Hodge Podge: Fiction For the Armchair Traveler

IMG_6466The kids recently entered a contest by building a multi-featured island clubhouse out of Legos. Grand prize? A trip to Legoland in Denmark. Although I knew in my heart of hearts that the chances of winning were nil, I still experienced a moment of panic when I realized that if they DID win, we would have a hard time traveling on expired or non-existent passports. What a relief when some British child won, cutting short my panicked research into the hazards of procuring expedited passports from Chicago.

Although a trip to the hygge-ligt peninsula is out for the forseeable future for a variety of reasons including-but-not-limited-to my aforementioned expired passport, I do still enjoy the sensation of traveling vicariously. Hence this week’s hodge-podge, which is dedicated to international settings.

For Grown-ups:

A Gentleman in Moscow – This delightful book about a Russian aristocrat consigned to life under house arrest in a hotel touches on so many fascinating themes–from how little events can change the trajectory of a life to being gracious with your fate to the importance of respect for people as persons–the constrained setting actually opens up a world of thought and inquiry. I found myself thinking quite a bit about the main character’s approach to change, his past, and his shifting circumstances. “For as it turns out, one can revisit the past quite pleasantly, as long as one does so expecting nearly every aspect of it to have changed.” I highly recommend this novel, and think it would be a great choice for a book club.

And Then There Were None – This fun, romping mystery set on a British island is a fast read with surprising twists. If you’re a mystery fan, or looking for something fairly light and quick, this would be a great choice.

Einstein’s Dreams – I bought this book thinking I was going to a book signing with the author, but the fates conspired to change my plans (which is an elegant way of saying we double booked and I was too tired anyway). Given my investment, I read it anyway. Fortunately, it was short, because I thought it was so-so. While there are some intriguing topics as to time and purpose and how we live our lives, it wasn’t a stand-out overall.

Everyone Brave is Forgiven – I read a lot of World War II fiction, and this was one of the better selections in that genre. The author struck an excellent tone, with a perfect balance of humor, cleverness, and respect. If you’re a fan of the genre, definitely read this one. Even if WWII novels aren’t generally your thing, I suggest it as a particularly worthwhile choice.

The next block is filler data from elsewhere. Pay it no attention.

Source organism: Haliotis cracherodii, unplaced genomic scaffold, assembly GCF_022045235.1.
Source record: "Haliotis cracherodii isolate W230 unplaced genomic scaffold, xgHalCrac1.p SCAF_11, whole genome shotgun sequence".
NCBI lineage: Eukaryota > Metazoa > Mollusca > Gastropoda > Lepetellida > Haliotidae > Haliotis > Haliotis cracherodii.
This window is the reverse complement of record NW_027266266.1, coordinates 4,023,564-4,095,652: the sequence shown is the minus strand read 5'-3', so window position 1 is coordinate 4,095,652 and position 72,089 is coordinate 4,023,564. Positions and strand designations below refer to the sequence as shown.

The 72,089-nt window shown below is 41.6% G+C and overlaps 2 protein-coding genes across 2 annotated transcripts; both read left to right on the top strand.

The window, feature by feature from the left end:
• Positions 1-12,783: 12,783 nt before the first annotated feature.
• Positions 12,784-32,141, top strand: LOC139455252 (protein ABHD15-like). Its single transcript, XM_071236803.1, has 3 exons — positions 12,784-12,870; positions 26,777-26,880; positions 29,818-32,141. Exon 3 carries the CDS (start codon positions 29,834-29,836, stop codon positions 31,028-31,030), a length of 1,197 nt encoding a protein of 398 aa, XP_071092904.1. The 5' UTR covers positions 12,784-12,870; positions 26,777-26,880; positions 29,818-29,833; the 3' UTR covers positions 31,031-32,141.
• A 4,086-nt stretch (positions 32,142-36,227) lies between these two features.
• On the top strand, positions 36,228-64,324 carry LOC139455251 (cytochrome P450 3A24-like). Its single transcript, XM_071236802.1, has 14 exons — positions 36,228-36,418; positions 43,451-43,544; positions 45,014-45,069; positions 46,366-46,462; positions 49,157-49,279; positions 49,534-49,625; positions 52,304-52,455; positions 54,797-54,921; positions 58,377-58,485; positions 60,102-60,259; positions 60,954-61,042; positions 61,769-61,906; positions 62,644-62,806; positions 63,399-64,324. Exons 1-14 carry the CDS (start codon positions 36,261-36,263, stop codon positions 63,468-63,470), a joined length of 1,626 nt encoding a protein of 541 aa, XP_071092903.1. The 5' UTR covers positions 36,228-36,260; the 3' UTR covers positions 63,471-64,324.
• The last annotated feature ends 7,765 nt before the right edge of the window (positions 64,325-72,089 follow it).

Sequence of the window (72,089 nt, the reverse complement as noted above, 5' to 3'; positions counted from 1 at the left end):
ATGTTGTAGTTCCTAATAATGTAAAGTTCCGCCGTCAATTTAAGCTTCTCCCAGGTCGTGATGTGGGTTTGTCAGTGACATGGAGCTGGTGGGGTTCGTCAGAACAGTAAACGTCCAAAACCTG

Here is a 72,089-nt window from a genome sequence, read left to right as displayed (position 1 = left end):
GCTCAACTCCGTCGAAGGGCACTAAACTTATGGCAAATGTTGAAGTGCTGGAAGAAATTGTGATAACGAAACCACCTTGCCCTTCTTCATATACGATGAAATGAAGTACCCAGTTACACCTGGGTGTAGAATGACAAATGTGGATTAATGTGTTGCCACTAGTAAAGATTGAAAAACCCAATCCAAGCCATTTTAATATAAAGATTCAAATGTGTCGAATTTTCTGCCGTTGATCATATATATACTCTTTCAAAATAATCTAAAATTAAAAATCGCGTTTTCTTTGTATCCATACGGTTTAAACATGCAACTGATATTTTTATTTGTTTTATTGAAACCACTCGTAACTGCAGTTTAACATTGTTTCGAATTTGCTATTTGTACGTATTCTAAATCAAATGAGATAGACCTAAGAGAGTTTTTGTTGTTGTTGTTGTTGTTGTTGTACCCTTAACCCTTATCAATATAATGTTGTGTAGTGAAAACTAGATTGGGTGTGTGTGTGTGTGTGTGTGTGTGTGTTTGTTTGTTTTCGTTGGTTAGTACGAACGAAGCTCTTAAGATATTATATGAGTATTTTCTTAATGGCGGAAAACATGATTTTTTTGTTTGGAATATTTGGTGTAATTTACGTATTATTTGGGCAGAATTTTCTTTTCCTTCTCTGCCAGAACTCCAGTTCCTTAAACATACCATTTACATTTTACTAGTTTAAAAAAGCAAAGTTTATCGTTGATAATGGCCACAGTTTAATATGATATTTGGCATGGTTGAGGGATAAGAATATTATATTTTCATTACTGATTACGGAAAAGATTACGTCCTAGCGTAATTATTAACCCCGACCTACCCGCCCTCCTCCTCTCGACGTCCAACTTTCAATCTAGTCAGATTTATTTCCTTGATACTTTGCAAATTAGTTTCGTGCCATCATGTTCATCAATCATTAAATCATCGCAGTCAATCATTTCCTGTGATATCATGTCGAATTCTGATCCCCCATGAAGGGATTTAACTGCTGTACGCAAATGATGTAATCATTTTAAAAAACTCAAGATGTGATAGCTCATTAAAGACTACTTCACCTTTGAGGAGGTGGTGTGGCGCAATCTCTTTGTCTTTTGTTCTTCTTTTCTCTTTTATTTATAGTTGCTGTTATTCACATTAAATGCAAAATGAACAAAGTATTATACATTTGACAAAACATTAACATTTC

Salt to the Sea – In need of still more World War II? This book highlights a lesser-known event–the sinking of the Gustloff–which I found interesting.

For Kids:

Around the World in 80 Days – Having grown up watching the excellent mini-series starring Pierce Brosnan, it was a delight to read this book with my kids. The book, as is so often the case, is far more detailed than the series, and I so enjoyed getting even more of the adventures of the stuffy English gentleman and his hapless French manservant.

Have Space Suit, Will Travel – Out of nowhere, this sci-fi classic became a favorite. I’m not certain it’s a kids book per se, but the main characters are kids, and it’s good, clean fun so I can recommend it. We listened to the book on audio and thought the dramatized (but unabridged) version was excellent.

If you were to suddenly win a trip overseas, is your passport at the ready? And where would you hope to go?


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6 thoughts on “Hodge Podge: Fiction For the Armchair Traveler

  1. I need to read Salt to the Sea! I loved the author’s first book — especially because I have several Lithuanian friends and it helps me to understand and appreciate their heritage! We are finishing our year of world geography reading Around the World in 80 Days right now!!
    Blackberry Rambles recently posted..Mondays are for Grace

  2. I have been having anxiety dreams about the similar expired-or-nonexistent state of our passports. Really should get on that, just in case. 🙂

    1. I printed out all the forms and instructions for renewing my and my husband’s passports and getting them for the children. Which is not the same thing as doing it, yet, but it’s the first step!

  3. My passport recently expired, too. I was surprised at the uneasy feeling it gave me, like a when-the-phone-is-dead-and-you-don’t-need-to-call-anyone-but-what-if-you-DID-need-to-call-someone sort of feeling. None of my kids have ever had passports, and when I think of the cost and hassle of passporting them all (just in case), I’m disinclined. We’ll have to choose our Lego competitions carefully 😉

    1. Yes, that’s the feeling exactly. Maybe I read too much World War II literature, but I often feel like maybe we should have passports just in case. And I also spend time thinking about things like if I had to leave suddenly, what would I take with me? It usually runs to mental exercises in how to pack the van. I would take the painting my great grandmother painted of her house, the silver flatware, a decanter that was my great-great-great grandmother’s, and books. We can buy socks and underwear anywhere we wind up, but it might be hard to source sterling or school books from a remote outpost in the Andes.

      1. I used to (still occasionally do) have horrific nightmares about our house burning down, and the way to calm myself back to sleep was run through just that sort of plan: ok, so the house is on fire, what do I grab? How do I get to the pets and the kids? And walk through it in my mind. I think about that for tornadoes and the zombie apocalypse, also, and I finally did pack at least a storm go-bag.

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